1 Answer | Add Yours
Nora is hard-working more in a psychological sense rather than a physical sense. Throughout the play, she only interacts superficially with her children by either cuddling them like dolls: "Oh, let me hold her a bit, Ann-Marie. My sweet little doll baby" (I. 310-11) or playing short-lived games "Shall we play? What shall we play? Hide-and-seek?"(I. 314-315). Ann-Marie, the nurse, is the one who serves the role of a real mother. Nora's other work consists of "needlework, crocheting, embroidery and such" (I. 122-3).
Nora's "real work" occurs before the play begins as Nora tries to help her sick husband by securing money for a "healing trip" when she doesn't have the authority to do it on her own as a woman. She has to recruit Krogstad's help and resort to forging her father's name, putting Krogstad in total control of her fate and reputation when he threatens to expose how she illegally obtains money for her husband's trip: "Are you forgetting that I'll be in control then over your final reputation?" (II. 316-7). Her final hard work comes at the end when she has to leave everything she knows to find out who she really is: "The way I am now, I'm no wife for you" (III.349) Nora has seen that her husband will not sacrifice for her when he learns about her forgery and decides she needs to discover who she is aside from being his wife, especially in light of how little he cares.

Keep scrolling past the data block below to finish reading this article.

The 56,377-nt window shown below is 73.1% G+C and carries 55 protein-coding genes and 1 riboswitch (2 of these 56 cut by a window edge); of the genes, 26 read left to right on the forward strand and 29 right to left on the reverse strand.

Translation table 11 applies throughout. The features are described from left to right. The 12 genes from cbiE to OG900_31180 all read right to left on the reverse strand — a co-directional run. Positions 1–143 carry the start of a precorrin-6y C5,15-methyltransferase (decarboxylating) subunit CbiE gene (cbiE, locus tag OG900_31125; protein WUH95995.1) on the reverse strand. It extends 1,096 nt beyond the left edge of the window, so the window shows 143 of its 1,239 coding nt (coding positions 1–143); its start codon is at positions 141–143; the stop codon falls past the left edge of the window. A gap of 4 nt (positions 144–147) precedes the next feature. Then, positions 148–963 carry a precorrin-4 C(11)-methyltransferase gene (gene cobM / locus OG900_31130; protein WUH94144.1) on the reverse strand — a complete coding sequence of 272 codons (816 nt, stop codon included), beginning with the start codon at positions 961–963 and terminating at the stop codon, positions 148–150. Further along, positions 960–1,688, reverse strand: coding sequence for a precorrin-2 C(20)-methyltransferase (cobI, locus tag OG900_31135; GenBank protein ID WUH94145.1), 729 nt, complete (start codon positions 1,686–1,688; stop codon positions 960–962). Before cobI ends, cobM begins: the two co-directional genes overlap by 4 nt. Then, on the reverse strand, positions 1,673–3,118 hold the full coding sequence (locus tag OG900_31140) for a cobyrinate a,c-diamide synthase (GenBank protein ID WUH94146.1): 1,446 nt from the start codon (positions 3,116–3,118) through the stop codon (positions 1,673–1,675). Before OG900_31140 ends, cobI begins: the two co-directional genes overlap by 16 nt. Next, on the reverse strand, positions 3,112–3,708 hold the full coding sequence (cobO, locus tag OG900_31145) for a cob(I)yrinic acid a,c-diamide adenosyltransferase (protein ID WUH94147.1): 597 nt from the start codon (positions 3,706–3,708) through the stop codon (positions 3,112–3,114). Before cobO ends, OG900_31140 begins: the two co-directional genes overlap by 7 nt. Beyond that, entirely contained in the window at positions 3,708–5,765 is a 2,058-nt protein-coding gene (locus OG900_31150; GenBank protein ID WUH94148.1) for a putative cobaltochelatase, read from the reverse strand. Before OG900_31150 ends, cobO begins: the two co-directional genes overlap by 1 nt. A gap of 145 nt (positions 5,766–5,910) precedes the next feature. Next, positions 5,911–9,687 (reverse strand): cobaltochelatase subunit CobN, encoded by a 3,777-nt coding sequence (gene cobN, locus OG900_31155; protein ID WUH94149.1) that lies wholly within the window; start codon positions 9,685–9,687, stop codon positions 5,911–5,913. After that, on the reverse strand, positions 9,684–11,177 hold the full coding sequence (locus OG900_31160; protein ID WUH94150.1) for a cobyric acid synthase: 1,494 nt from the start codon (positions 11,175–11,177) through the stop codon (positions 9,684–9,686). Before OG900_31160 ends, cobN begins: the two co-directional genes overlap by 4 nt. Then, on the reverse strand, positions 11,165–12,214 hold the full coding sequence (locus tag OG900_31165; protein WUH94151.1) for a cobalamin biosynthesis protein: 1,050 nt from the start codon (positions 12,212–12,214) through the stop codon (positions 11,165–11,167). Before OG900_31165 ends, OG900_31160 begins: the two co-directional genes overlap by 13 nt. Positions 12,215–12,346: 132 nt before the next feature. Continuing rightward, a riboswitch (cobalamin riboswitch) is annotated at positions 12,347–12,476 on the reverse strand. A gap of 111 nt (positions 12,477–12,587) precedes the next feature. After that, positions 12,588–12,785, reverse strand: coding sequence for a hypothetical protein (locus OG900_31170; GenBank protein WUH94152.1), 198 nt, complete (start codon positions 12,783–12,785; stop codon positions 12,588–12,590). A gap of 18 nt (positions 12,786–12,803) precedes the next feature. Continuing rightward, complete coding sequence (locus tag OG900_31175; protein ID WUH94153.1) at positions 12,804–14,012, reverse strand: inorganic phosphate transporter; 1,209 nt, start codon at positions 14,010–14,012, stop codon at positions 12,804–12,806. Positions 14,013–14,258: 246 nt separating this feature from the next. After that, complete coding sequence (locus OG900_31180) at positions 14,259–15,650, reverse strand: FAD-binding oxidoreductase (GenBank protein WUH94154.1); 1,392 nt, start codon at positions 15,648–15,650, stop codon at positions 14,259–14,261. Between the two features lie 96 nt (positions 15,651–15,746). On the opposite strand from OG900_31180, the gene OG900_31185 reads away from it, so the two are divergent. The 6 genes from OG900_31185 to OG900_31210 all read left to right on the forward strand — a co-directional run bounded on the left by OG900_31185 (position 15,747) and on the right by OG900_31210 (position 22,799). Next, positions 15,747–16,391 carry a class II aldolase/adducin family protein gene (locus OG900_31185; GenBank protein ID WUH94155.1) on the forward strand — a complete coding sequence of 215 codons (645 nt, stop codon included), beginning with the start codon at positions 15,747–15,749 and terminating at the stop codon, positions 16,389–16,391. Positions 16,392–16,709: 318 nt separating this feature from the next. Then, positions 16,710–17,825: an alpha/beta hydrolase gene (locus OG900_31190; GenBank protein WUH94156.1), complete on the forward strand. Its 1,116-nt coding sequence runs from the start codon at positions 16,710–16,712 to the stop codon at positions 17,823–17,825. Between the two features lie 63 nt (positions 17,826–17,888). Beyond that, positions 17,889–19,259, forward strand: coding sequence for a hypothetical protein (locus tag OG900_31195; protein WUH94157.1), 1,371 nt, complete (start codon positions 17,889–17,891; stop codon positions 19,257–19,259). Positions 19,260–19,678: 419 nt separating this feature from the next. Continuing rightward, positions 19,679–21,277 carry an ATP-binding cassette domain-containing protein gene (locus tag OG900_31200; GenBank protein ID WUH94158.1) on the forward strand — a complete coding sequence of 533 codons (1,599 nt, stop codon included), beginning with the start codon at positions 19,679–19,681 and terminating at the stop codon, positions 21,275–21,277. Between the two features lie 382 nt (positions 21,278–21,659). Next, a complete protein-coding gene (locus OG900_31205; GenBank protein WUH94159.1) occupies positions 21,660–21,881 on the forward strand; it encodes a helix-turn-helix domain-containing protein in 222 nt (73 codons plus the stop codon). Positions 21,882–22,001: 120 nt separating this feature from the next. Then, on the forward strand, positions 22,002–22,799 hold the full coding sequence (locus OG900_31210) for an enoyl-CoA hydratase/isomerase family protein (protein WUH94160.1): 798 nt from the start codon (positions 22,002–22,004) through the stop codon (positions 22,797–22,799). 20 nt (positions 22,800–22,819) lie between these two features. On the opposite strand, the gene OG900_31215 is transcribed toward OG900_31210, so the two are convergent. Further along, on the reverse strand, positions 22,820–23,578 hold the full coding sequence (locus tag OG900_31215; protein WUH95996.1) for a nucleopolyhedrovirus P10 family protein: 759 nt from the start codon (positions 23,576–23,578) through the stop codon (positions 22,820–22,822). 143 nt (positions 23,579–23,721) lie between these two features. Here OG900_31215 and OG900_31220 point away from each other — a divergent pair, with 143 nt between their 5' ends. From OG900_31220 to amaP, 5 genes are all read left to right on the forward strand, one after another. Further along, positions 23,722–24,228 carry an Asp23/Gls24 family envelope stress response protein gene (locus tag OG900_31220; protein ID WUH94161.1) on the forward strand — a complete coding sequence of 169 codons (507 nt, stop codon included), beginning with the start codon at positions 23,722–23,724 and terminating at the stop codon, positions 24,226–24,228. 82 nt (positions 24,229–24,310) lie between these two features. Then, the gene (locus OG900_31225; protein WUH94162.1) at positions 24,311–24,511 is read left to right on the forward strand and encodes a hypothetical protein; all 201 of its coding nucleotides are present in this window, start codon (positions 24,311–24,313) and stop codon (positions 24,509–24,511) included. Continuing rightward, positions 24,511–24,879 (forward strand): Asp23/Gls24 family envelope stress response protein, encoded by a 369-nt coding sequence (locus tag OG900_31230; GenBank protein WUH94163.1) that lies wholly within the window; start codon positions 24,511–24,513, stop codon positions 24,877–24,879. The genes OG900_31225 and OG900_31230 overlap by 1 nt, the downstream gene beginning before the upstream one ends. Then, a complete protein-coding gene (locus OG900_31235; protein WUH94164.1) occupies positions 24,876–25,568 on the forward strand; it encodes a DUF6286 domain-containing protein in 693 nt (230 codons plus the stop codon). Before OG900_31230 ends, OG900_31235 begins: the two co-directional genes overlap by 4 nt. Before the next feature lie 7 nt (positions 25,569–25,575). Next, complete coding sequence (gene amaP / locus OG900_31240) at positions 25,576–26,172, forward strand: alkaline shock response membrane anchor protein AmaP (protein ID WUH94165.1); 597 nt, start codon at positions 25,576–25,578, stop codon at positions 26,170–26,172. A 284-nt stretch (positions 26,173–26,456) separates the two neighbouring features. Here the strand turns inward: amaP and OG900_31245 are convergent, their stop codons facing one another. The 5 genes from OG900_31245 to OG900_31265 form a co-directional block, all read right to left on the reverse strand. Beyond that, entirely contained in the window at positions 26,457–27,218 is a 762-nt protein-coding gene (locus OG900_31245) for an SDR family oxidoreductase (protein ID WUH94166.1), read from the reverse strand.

We’ve answered 396,050 questions. We can answer yours, too.Ask a question